5 Literary Inspired Web Series No Bookworm Should Miss
Hey Swoon Readers!
Anyone who knows me knows that I am a sucker for a good
adaption of classic literature (Bridget Jones’ Diary anyone?). That’s
why, when The Lizzie Bennet Diaries, a popular YouTube adaption of Pride
and Prejudice, kick-started a whole movement of literary inspired web
series, I was 100% on board. My favorite characters vlogging into a camera?
Romance? Drama? Swordfights? (Well, only that one time.) Count me
What is extra awesome about literary inspired web series is that anyone can make them, regardless of access to money or equipment, and because the creators have total control, many of them are wonderfully diverse with characters of all different genders, sexualities, ethnicities, and abilities. A lot of them also employ transmedia, or telling the story across multiple platforms, including Twitter and Tumblr! So, here are my top five (not counting The Lizzie Bennet Diaries, y’all know that one is gold) literary inspired web series for your viewing pleasure:
Created, written, and directed by The Candle Wasters, a group of four young women (and a token dude) from New Zealand, Nothing Much to Do is a funny, feminist adaption of Shakespeare’s Much Ado About Nothing. Told across four different perspectives, featuring brilliant original songs and some killer Kiwi accents, NMTD is the perfect way to spend an entire weekend. Bonus: There’s a sequel, and the creators did a queer, dystopian retelling of A Midsummer Night’s Dream.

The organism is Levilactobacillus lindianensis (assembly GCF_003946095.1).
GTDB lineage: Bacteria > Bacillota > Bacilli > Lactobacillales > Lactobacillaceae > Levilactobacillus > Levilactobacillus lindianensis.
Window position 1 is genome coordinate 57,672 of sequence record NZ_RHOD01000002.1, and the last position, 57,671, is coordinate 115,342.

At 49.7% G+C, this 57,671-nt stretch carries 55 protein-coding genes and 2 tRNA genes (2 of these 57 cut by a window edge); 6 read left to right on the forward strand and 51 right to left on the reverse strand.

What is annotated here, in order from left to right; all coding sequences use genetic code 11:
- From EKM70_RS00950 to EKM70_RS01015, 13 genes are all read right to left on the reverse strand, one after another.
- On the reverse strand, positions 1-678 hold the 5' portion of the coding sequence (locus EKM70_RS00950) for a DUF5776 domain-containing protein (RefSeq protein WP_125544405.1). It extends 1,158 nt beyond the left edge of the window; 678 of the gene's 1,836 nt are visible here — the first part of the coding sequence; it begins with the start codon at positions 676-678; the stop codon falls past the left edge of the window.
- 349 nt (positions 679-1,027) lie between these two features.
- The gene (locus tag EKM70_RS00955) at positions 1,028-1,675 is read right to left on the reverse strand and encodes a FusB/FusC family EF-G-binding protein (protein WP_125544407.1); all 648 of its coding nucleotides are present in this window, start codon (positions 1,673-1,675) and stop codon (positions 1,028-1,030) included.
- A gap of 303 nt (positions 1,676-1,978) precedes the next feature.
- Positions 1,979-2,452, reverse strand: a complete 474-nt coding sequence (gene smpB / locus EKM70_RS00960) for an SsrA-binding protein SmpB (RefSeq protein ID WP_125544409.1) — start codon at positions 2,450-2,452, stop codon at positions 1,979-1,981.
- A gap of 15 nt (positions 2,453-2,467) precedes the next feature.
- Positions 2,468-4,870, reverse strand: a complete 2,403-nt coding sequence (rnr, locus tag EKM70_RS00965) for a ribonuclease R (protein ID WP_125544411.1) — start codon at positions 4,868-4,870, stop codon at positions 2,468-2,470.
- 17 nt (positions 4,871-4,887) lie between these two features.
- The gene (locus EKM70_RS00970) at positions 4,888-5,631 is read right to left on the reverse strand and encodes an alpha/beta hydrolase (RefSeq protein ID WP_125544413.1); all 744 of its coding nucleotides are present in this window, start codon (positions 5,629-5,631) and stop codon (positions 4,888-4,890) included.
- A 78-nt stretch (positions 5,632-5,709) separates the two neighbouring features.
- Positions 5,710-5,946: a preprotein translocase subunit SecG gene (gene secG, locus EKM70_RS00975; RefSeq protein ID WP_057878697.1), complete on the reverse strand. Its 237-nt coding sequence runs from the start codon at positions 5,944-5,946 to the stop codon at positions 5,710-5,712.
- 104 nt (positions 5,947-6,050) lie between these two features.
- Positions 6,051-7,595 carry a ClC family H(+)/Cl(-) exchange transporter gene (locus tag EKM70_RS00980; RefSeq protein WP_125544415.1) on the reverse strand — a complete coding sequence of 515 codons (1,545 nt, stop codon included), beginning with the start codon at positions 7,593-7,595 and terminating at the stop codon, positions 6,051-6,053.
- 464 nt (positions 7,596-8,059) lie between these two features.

Call Me Katie was created when the three members of Discordia Productions realized that they all had the same LEAST favorite Shakespeare play: The Taming of the Shrew. So they set out to reimagine the story in a contemporary context and deal with issues like the politics of gender. In CMK (and its sequel, Nothing Like the Sun) there are spot-on depictions of asexuality, bisexuality, gender fluid characters, and a love/hate romance for the ages.
A web series for those of us who are convinced that vampires are still cool (*cough* me), Carmilla has the most obscure source material of all these shows: a Gothic novella from 1972. Laura, a freshman journalism student, is suspicious of her new roommate Carmilla, but the two of them are forced to work together when another student goes missing. The more the two hang out, the more there starts to be feels between them. One of the few genre fiction literary web series, Carmilla is well worth giving up your Sunday afternoon. Bonus: There’s going to be a movie!
Who better to adapt the classic Canadian novel Anne of Green Gables than some Canadians (and a few token Americans)? Mandy Harmon is the true triple threat, playing Anne (an imaginative foster kid longing for a permanent home) while often writing and directing the episodes—and the other creators didn’t meet each other for the entire first season! Oh, the miracle of the internet.
Another Canadian entry in the canon of literary web series, The March Family Letters is an adaption of... you guessed it, Little Women! Except in this version, Marmee is away serving a military tour, leaving her daughters—Jo (an aspiring filmmaker), Amy (a hipster artist), Beth (a shy, anxious musician) and Meg (an engineer with a huge crush on her best friend Joan) to their own devices. With a focus on sibling bonds and the difficult transition into adulthood, TMFL is both true to the source material and refreshingly new. And wait until you see Laurie. *swoon*
Are there any literary inspired web series I missed that you love?